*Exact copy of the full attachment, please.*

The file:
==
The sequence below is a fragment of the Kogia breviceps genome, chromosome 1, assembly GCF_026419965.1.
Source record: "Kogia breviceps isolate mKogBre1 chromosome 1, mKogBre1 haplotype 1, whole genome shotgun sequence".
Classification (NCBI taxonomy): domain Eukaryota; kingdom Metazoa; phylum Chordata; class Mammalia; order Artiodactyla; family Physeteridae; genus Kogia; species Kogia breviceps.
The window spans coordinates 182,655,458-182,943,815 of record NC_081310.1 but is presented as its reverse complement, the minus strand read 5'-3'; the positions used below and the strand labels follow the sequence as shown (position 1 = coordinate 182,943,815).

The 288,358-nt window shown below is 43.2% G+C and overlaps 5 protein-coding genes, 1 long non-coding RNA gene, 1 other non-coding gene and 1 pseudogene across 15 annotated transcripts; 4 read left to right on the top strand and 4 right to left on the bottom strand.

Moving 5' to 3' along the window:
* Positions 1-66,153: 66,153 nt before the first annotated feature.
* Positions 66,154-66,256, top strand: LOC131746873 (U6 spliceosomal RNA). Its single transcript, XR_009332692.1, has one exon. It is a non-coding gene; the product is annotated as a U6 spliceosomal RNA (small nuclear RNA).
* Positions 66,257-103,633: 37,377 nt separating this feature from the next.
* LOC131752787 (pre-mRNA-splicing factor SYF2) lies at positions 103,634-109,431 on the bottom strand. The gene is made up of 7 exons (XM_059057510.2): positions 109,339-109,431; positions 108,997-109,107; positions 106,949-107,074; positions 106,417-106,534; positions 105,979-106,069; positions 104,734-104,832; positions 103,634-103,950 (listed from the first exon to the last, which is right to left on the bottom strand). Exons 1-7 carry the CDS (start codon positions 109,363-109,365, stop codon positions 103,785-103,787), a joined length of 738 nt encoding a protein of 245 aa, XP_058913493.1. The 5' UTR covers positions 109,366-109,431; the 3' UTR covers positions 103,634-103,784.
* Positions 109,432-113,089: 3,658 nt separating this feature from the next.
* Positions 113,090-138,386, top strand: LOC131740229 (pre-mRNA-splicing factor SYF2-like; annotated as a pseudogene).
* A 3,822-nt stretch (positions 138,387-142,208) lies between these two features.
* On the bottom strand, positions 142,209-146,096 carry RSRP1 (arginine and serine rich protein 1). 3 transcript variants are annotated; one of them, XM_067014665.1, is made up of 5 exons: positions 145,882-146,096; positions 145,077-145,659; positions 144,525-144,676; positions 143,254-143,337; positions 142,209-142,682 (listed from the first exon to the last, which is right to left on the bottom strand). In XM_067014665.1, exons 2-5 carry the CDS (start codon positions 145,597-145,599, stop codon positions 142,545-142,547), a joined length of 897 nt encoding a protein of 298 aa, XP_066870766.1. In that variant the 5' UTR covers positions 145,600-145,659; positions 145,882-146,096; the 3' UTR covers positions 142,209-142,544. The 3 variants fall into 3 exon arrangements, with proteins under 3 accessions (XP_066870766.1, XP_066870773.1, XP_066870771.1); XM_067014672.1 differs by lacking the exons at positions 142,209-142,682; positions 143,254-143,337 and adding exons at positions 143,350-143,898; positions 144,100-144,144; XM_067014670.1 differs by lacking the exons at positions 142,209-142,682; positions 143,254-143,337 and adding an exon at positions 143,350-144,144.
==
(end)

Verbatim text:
The sequence below is a fragment of the Kogia breviceps genome, chromosome 1, assembly GCF_026419965.1.
Source record: "Kogia breviceps isolate mKogBre1 chromosome 1, mKogBre1 haplotype 1, whole genome shotgun sequence".
Classification (NCBI taxonomy): domain Eukaryota; kingdom Metazoa; phylum Chordata; class Mammalia; order Artiodactyla; family Physeteridae; genus Kogia; species Kogia breviceps.
The window spans coordinates 182,655,458-182,943,815 of record NC_081310.1 but is presented as its reverse complement, the minus strand read 5'-3'; the positions used below and the strand labels follow the sequence as shown (position 1 = coordinate 182,943,815).

The 288,358-nt window shown below is 43.2% G+C and overlaps 5 protein-coding genes, 1 long non-coding RNA gene, 1 other non-coding gene and 1 pseudogene across 15 annotated transcripts; 4 read left to right on the top strand and 4 right to left on the bottom strand.

Moving 5' to 3' along the window:
* Positions 1-66,153: 66,153 nt before the first annotated feature.
* Positions 66,154-66,256, top strand: LOC131746873 (U6 spliceosomal RNA). Its single transcript, XR_009332692.1, has one exon. It is a non-coding gene; the product is annotated as a U6 spliceosomal RNA (small nuclear RNA).
* Positions 66,257-103,633: 37,377 nt separating this feature from the next.
* LOC131752787 (pre-mRNA-splicing factor SYF2) lies at positions 103,634-109,431 on the bottom strand. The gene is made up of 7 exons (XM_059057510.2): positions 109,339-109,431; positions 108,997-109,107; positions 106,949-107,074; positions 106,417-106,534; positions 105,979-106,069; positions 104,734-104,832; positions 103,634-103,950 (listed from the first exon to the last, which is right to left on the bottom strand). Exons 1-7 carry the CDS (start codon positions 109,363-109,365, stop codon positions 103,785-103,787), a joined length of 738 nt encoding a protein of 245 aa, XP_058913493.1. The 5' UTR covers positions 109,366-109,431; the 3' UTR covers positions 103,634-103,784.
* Positions 109,432-113,089: 3,658 nt separating this feature from the next.
* Positions 113,090-138,386, top strand: LOC131740229 (pre-mRNA-splicing factor SYF2-like; annotated as a pseudogene).
* A 3,822-nt stretch (positions 138,387-142,208) lies between these two features.
* On the bottom strand, positions 142,209-146,096 carry RSRP1 (arginine and serine rich protein 1). 3 transcript variants are annotated; one of them, XM_067014665.1, is made up of 5 exons: positions 145,882-146,096; positions 145,077-145,659; positions 144,525-144,676; positions 143,254-143,337; positions 142,209-142,682 (listed from the first exon to the last, which is right to left on the bottom strand). In XM_067014665.1, exons 2-5 carry the CDS (start codon positions 145,597-145,599, stop codon positions 142,545-142,547), a joined length of 897 nt encoding a protein of 298 aa, XP_066870766.1. In that variant the 5' UTR covers positions 145,600-145,659; positions 145,882-146,096; the 3' UTR covers positions 142,209-142,544. The 3 variants fall into 3 exon arrangements, with proteins under 3 accessions (XP_066870766.1, XP_066870773.1, XP_066870771.1); XM_067014672.1 differs by lacking the exons at positions 142,209-142,682; positions 143,254-143,337 and adding exons at positions 143,350-143,898; positions 144,100-144,144; XM_067014670.1 differs by lacking the exons at positions 142,209-142,682; positions 143,254-143,337 and adding an exon at positions 143,350-144,144.